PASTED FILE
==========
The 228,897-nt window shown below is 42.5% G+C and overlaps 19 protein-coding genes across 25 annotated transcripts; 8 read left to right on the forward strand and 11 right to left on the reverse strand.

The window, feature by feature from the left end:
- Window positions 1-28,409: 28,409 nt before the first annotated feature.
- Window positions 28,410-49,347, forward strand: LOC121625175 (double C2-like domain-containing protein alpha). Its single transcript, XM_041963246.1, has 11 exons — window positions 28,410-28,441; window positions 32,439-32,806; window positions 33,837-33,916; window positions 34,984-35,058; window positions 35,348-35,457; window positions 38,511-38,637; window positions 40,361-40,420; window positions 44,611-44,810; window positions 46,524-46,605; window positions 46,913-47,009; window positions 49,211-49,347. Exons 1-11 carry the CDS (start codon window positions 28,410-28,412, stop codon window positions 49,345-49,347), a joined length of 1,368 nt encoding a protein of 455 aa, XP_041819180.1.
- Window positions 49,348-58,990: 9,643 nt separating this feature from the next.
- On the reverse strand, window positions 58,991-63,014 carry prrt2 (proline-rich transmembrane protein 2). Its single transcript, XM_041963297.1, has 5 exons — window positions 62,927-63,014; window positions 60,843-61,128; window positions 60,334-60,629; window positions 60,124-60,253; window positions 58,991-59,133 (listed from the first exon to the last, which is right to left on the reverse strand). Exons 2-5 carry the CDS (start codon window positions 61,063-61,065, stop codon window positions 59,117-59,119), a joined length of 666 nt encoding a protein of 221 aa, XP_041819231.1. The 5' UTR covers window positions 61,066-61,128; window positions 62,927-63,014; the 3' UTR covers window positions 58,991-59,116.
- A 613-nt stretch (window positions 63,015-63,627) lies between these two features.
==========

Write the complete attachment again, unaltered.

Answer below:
The 228,897-nt window shown below is 42.5% G+C and overlaps 19 protein-coding genes across 25 annotated transcripts; 8 read left to right on the forward strand and 11 right to left on the reverse strand.

The window, feature by feature from the left end:
- Window positions 1-28,409: 28,409 nt before the first annotated feature.
- Window positions 28,410-49,347, forward strand: LOC121625175 (double C2-like domain-containing protein alpha). Its single transcript, XM_041963246.1, has 11 exons — window positions 28,410-28,441; window positions 32,439-32,806; window positions 33,837-33,916; window positions 34,984-35,058; window positions 35,348-35,457; window positions 38,511-38,637; window positions 40,361-40,420; window positions 44,611-44,810; window positions 46,524-46,605; window positions 46,913-47,009; window positions 49,211-49,347. Exons 1-11 carry the CDS (start codon window positions 28,410-28,412, stop codon window positions 49,345-49,347), a joined length of 1,368 nt encoding a protein of 455 aa, XP_041819180.1.
- Window positions 49,348-58,990: 9,643 nt separating this feature from the next.
- On the reverse strand, window positions 58,991-63,014 carry prrt2 (proline-rich transmembrane protein 2). Its single transcript, XM_041963297.1, has 5 exons — window positions 62,927-63,014; window positions 60,843-61,128; window positions 60,334-60,629; window positions 60,124-60,253; window positions 58,991-59,133 (listed from the first exon to the last, which is right to left on the reverse strand). Exons 2-5 carry the CDS (start codon window positions 61,063-61,065, stop codon window positions 59,117-59,119), a joined length of 666 nt encoding a protein of 221 aa, XP_041819231.1. The 5' UTR covers window positions 61,066-61,128; window positions 62,927-63,014; the 3' UTR covers window positions 58,991-59,116.
- A 613-nt stretch (window positions 63,015-63,627) lies between these two features.